Ryanair Accused Of Making Staff Sleep On Floor Due To Stormy Weather
Ryanair has come under fire after being accused of making staff sleep on the floor in Malaga, Spain, due to recent stormy weather.
Tagging Ryanair's Chief Operations Officer, Peter Bellew, one social media user wrote:
This is a Ryanair 737 crew based in Portugal, stranded in Malaga, Spain a couple of nights ago due to storms. They are sleeping on the floor of the Ryanair crew room. RYR is earning €1.25 billion this year but will not put stranded crews in a hotel for the night. @peterbellew ? pic.twitter.com/lILWZVqqGj- Jim Atkinson (@Jimbaba) October 14, 2018
But the budget airline has disputed the claims, saying that the photo is 'clearly staged' and asserting that no staff had been forced to sleep on the floor.
In a statement, Ryanair said: "This picture is clearly staged and no crew 'slept on the floor'. Due to storms in Porto (13 October) a number of flights diverted to Malaga and as this was a Spanish national holiday, hotels were fully booked.
"The crew spent a short period of time in the crew room before being moved to a VIP lounge, and returned to Porto the next day (none of the crew operated flights)."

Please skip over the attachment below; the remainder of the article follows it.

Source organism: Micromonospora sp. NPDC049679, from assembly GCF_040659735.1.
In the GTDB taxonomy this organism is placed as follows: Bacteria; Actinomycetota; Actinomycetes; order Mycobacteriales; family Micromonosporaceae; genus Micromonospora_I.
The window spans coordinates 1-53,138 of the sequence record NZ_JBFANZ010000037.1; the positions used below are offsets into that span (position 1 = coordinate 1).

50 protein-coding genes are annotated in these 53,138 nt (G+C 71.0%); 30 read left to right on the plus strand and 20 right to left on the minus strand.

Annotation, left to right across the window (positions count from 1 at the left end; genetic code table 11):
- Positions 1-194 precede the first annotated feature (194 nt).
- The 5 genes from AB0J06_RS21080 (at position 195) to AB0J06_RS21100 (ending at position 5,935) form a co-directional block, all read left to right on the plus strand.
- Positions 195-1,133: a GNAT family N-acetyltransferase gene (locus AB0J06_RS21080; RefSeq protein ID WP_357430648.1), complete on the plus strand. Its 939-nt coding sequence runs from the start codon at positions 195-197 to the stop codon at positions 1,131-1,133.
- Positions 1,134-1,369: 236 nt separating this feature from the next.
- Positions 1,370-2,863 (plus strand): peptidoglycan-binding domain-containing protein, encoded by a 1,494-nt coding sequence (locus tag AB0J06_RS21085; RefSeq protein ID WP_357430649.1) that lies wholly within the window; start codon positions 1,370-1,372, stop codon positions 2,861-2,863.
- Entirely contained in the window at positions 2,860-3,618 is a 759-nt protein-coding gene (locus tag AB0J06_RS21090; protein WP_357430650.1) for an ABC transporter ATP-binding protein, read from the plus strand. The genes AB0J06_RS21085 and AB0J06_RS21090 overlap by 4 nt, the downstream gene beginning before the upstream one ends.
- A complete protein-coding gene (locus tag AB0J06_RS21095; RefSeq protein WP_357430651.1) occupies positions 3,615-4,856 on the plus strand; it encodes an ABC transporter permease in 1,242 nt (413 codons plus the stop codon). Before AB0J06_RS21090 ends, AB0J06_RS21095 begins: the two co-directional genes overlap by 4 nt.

The SNPVAC union, which represents Portuguese airline crews, disagrees with the version of events outlined in Ryanair's statement.
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Instead, the union claims that crew members had been made to stay in the room between 1.30am and 6am 'without minimum rest facilities'.
"They had no other choice, as the photo illustrates, than to attempt to rest on the room's floor," the union said, the BBC reports.
"It is the legal responsibility of the airline to provide suitable accommodation, namely a hotel room,so that crew can perform their rest under the national and European legal requirements, in order to be able to operate the following duty safely," SNPVAC added.
"SNPVAC will produce a formal complaint to all the relevant civil aviation authorities and we expect an urgent and robust intervention so that events like this won't happen again."
While the union can confirm that staff had been moved to a VIP lounge at 6am, as per Ryanair's statement, it says that crew members still had no access to food or drinks.
According to the BBC, Ryanair has not commented on the union's claims that staff were left without adequate refreshments.
Peter Bellew responded to the claim on Twitter by confirming that all hotels had been booked up writing: "Unfortunately. All hotels were completely booked out in Malaga. The storm created huge damage in Portugal. Later after this the crew moved to VIP lounge.
"Apologies to the crew we could not find accommodation."
Featured Image Credit: Jim Atkinson/PA